The Stone Age brought us the discovery of fire and metal tools, but it also gave rise to the modern-day Paleolithic diet or paleo diet.
You may have heard about this caveman-type diet, but how much do you know about it? Read on to learn more about the advantages and disadvantages of the paleo diet and if it’s right for you.
What is the paleo diet?
The paleo diet, which takes inspiration from the Paleolithic era that spanned between 2.6 million to 12,000 years ago, is a plan that focuses on lean meats, fish, nuts and seeds, fruits and vegetables. Because this diet focuses heavily on foods that could be hunted and gathered by our ancestors ("hunter gatherer diet"), certain foods aren’t allowed when following the diet, such as legumes, dairy and grains.
“The main purpose of this diet is to take us back to how people during the Paleolithic era used to eat, which is believed to be the ‘correct’ way to eat, before farming and processed foods were readily available,” said Bailey Shupe, a registered dietitian at Banner Health. “The reasoning behind this diet is that our bodies haven’t been able to adapt to the modern diet and it is speculated that it has contributed to health conditions such as obesity, diabetes and heart disease.”
The paleo diet is sometimes called the Stone Age diet or caveman diet. No matter what you call it, this diet has evolved over eons, coming out of caves and into the mainstream.
What you can and can’t eat on a paleo diet
Recommendations on what you can and cannot eat can vary. In general, paleo diets follow these guidelines.
What to eat
- Meat: Lean meats, such as chicken, turkey, pork and bison and seafood like shrimp, salmon, mackerel and albacore tuna
- Fruits and vegetables: Fresh fruit and non-starchy vegetables, such as green beans, broccoli, cabbage, lettuce, cauliflower and spinach
- Nuts and seeds: Almonds, walnuts and cashews
- Oils: Oils from fruits and nuts like olive oil and walnut oil
What to avoid on the paleo diet
- Grains: Wheat oats and barley, which are found in cereals, breads, pastas, pastries and quinoa
- Starchy vegetables: Potatoes and corn
- Dairy products: Milk, yogurt, cheese or ice cream
- High-fat meats: Salami, bologna, pepperoni, hot dogs and ground meat
- Legumes: Beans, lentils, peanuts, garbanzo beans and peas
- Sugar: Soda, honey, jellies and jams, syrup, candy, cakes and cookies
- Processed foods: Chips, French fries, macaroni and cheese
Recipes to try
If you want to dip your toe in paleo, here are some recipes you can try:
Does this diet seem appetizing or extreme? Here are the pros and cons and why you should check in with your health care provider first before going all in on this caveman diet.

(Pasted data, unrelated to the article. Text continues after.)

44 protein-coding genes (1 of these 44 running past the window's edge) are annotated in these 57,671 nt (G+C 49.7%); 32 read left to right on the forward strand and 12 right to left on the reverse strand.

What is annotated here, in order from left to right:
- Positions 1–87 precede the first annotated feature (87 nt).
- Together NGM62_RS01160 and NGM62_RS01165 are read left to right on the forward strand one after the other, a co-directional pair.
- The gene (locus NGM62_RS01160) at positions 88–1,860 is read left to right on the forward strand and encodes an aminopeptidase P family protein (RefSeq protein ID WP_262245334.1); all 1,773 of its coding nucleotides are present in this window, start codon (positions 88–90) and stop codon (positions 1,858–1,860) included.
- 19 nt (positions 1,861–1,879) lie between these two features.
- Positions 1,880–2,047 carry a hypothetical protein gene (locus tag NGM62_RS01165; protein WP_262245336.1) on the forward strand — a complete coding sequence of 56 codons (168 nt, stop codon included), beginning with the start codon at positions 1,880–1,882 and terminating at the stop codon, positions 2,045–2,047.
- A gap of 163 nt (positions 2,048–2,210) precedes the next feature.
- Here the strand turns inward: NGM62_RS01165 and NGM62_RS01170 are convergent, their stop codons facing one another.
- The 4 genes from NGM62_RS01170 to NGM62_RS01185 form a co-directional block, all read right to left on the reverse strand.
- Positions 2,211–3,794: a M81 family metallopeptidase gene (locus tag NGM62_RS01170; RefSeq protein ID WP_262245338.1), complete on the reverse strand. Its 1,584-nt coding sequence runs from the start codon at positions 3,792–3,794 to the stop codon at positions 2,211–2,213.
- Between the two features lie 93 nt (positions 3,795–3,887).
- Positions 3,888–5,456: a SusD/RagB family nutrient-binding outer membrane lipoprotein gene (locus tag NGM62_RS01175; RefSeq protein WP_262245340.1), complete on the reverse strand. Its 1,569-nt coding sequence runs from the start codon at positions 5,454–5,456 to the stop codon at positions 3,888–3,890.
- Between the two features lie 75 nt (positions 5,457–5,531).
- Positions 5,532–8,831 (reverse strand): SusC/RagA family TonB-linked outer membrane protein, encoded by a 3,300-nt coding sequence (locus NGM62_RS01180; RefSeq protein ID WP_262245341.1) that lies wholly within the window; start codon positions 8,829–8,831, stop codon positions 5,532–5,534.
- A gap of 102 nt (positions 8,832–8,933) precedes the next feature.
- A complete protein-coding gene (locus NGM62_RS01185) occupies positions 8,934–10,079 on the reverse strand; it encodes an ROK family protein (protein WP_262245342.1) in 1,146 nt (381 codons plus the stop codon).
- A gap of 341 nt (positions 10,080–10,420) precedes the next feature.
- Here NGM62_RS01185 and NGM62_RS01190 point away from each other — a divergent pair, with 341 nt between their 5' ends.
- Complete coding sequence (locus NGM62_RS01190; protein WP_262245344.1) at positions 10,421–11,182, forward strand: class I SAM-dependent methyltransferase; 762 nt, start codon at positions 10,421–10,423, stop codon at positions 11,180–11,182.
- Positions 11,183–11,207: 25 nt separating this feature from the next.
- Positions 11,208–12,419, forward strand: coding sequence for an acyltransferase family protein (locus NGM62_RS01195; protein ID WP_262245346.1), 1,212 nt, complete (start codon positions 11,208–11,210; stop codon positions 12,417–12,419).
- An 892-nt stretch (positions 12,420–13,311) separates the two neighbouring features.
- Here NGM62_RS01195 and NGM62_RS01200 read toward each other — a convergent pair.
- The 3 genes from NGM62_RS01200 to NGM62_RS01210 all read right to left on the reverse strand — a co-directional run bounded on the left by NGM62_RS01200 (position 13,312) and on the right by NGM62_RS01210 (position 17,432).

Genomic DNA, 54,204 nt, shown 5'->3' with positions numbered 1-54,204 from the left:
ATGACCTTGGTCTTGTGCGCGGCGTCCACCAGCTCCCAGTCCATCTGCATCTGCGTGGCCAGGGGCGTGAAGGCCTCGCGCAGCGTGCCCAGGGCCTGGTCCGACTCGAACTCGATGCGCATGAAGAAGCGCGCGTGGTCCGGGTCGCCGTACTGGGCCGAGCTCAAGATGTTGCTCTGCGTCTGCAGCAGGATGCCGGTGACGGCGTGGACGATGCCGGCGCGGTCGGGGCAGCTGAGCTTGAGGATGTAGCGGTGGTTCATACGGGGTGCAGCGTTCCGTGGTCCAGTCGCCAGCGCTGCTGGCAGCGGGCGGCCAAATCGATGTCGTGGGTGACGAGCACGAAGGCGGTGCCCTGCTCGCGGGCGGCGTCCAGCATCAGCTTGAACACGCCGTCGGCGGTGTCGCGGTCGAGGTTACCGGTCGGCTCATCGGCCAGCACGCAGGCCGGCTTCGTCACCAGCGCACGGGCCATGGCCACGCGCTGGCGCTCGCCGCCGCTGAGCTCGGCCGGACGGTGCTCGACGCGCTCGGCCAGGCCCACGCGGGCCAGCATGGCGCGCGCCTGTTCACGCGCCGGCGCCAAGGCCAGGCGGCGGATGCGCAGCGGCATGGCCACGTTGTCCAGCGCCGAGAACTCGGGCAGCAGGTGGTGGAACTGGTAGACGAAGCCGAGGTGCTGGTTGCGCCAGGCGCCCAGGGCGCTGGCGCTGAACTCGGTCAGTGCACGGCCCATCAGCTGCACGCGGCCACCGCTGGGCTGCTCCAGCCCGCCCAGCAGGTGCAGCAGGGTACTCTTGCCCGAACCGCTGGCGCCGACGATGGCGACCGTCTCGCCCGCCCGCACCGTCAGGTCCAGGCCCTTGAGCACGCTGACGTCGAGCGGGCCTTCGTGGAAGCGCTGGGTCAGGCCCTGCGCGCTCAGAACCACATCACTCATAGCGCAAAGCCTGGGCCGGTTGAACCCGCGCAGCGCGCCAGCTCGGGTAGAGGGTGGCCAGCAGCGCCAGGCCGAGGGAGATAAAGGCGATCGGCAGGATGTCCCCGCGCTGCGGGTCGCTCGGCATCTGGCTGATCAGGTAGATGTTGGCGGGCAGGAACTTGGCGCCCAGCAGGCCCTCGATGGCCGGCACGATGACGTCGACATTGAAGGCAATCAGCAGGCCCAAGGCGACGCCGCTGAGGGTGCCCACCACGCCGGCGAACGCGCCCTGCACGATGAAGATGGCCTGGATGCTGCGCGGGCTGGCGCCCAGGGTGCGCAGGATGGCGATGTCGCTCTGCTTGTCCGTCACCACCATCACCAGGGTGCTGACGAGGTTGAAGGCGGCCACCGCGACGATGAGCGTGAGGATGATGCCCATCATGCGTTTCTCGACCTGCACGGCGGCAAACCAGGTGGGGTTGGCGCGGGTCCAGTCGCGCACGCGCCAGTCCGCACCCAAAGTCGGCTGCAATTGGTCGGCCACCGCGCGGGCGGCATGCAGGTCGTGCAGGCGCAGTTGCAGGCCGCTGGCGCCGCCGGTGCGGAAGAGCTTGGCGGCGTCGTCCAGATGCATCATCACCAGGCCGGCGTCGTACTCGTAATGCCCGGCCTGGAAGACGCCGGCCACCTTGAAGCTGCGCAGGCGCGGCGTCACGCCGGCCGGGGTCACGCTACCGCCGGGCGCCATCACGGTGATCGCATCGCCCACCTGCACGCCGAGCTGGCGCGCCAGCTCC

Benefits of the paleo diet
This way of eating may seem extreme, however, our caveman ancestors weren’t battling obesity or dying of diabetes or heart disease. The paleo diet is a step up from the typical American diet, which includes a lot of highly processed and refined foods.
So, what happens when you swap a burger and fries for a salmon and salad? For starters, you’ll feel lighter.
“When you cut out added sugars, processed foods and empty calories, you’ll start to lose some weight, especially water weight at first,” Shupe said. “Studies have shown that the paleo diet can be more effective than other low-fat diets for short-term weight loss.”
The benefits may extend beyond your waistline. “One study found that when compared with other diets, the paleo approach led to small improvements in blood pressure, fasting blood sugar and triglycerides (fat in the blood that can increase your risk for stroke, heart attack and death),” Shupe said. “Studies have also shown it to reduce some risk factors for chronic diseases.”
The diet is also helpful for those who are gluten-free, dairy-free and soy-free.
Risks with the paleo diet
Although there are many health benefits to following this way of eating, you may run the risk of missing out on consuming enough fiber, vitamins and other key nutrients.
“If you aren’t getting dairy, legumes or whole grains, you may be at greater risk of deficiencies in calcium, vitamin D and B vitamins,” Shupe said. “Over time, this could put you at risk of developing osteoporosis and bone fractures .”
Fresh meats, fish and produce tend to be pricier than processed versions, such as frozen or canned, and it can be more difficult to meal plan if you have to rely heavily on fresh foods.
“Another thing to watch for is the low-carb flu, more commonly known now as the ‘keto flu’,” Shupe said. “Some people may experience flu-like symptoms, like a headache, fatigue and nausea as their bodies transition to a lower carbohydrate diet.”
The paleo diet isn’t for everyone
Even though the paleo diet can help you trim down and works for those with some dietary restrictions, you should consult with your health care provider or a registered dietitian.
The paleo diet may help you lose weight and provide other health benefits. However, there are no long-term studies about the benefits and potential risks of the diet.
If eating like a caveman interests you, talk to your health care provider before taking the plunge.
“It’s possible you could achieve the same health benefits without cutting out things like whole grains, legumes and dairy simply by eating a balanced, healthy diet, drinking plenty of water and getting enough exercise,” Shupe said.